For Ms. Country Mouse and me, going to the San Francisco Flower and Garden Show has become a tradition. We would not want to miss the opportunity to talk to the many wonderful people who come visit the California Native Plant Society booth. We very much enjoy the many different interpretations of our ears (bunny? bear? deer? mikey?) - this time, we even wore name tags but nobody noticed our "Hello, My Name is Town Mouse".
And of course, we enjoy the opportunity to admire the show gardens - and to do a bit of shopping.
This year, the show was under new management, and the focus was on - gasp - plants!! It was quite obvious even as we walked in, and I very much enjoyed having the show gardens in their own space, without the distraction of light from the booths. I snapped quite a few photos, and will post them here with few comments. I altogether liked the gardens this year - they (mostly) seemed livable while still being creative.
If I had to summarize the trends, I'd say:
- Fewer edibles. Less gimmicky stuff. Large outdoor kitchens seemed to mostly be out. No lawn.
- More natives. Most gardens had a few natives, and some gardens featured them prominently. It was great to see them everywhere.
- Grasses. Green, brown, natural, architectural. Grasses were used to advantage in many of the gardens.
- Simple, pleasing designs. And often, a few art pieces for kids or adults (or both) to enjoy.
|Close to the entrance, a greenman added a bit of whimsey.|
|The floating flowers calmed the mood after the bustle of the shopping area.|
|This viney structure was possibly the most over-the-top but I admired the work.|
|Inside the viney structure - vine - eh wine bottle form a plaza on the ground.|
|Right next to that, Pete Villeux of East Bay Wilds was showing of a stunning |
collection of California Natives for shade
|Another very popular garden featured a yurt in an environment of Chinese healing plants --|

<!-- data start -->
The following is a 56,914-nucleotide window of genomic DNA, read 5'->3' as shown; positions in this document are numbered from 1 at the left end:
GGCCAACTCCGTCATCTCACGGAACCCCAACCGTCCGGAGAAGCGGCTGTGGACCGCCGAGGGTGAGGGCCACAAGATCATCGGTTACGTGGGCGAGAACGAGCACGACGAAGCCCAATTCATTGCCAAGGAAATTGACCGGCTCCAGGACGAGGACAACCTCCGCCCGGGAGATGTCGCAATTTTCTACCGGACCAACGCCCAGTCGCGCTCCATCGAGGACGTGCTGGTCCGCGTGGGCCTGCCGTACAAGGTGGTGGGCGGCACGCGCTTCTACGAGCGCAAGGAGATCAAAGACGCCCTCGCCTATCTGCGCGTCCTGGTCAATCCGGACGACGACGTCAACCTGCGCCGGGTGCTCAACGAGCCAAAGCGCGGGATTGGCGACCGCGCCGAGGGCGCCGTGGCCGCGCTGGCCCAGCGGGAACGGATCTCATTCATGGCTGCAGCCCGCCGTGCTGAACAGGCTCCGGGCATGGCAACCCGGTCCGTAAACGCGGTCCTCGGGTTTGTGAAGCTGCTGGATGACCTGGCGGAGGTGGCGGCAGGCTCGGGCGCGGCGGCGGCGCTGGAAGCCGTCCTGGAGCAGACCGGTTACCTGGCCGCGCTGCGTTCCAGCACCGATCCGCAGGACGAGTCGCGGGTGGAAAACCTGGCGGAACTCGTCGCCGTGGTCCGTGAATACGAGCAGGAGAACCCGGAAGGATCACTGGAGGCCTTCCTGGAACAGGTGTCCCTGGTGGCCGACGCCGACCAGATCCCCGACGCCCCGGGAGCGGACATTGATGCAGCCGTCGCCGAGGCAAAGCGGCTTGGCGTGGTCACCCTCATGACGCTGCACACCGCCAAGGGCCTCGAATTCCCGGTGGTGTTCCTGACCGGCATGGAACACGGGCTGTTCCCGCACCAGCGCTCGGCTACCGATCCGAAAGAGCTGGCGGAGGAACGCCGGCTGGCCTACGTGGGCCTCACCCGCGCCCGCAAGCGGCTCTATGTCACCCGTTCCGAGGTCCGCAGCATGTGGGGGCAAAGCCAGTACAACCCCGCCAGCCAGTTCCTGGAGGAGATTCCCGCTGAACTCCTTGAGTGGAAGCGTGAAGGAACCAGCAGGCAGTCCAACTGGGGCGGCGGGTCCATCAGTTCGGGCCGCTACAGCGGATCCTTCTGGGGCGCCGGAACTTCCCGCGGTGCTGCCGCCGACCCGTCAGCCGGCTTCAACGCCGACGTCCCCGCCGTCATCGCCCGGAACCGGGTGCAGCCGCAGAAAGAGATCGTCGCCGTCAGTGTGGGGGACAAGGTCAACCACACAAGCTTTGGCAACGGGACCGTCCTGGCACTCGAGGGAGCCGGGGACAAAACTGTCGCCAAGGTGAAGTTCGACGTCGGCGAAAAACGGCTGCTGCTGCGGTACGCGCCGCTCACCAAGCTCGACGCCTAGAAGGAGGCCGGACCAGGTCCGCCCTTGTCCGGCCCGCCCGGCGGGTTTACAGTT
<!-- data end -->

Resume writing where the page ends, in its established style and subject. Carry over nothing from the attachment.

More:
I enjoyed both the idea and the execution. Many different plants, but the design was
clean and simple.
|An old car -- previously almost a required show element -- was the bottom part of a bar. |
But with the hanging planters, the whole looked pulled together.
|And everybody loved the marble "stream". A clever idea, well executed.|
|This vintage California garden was one of my favorites.|
|But I would give first prize to The New Leaf by BuenaLuna Landscape Design.|
The combination of Meadowfoam, native iris, and species tulips worked well.
|And I loved the basalt stone basin. You can learn more about it on|
the DryStoneGarden blog.
|We were taken aback when we saw this ornament in another garden.|
|Was this not a copyright violation of the shape of our ears?|
But no matter, a great time was had by all. After our stroll through the garden, we strolled through the stores but ended up purchasing only plants. Then after the usual mediocre lunch - why can't they serve food that's more like what they demonstrate how to cook? - we very much enjoyed volunteering. With our terrible drought many people are getting interested in natives, and we hope that we've been able to help them find some of the resources they needed.
Here's hoping that next year's show will be equally amazing!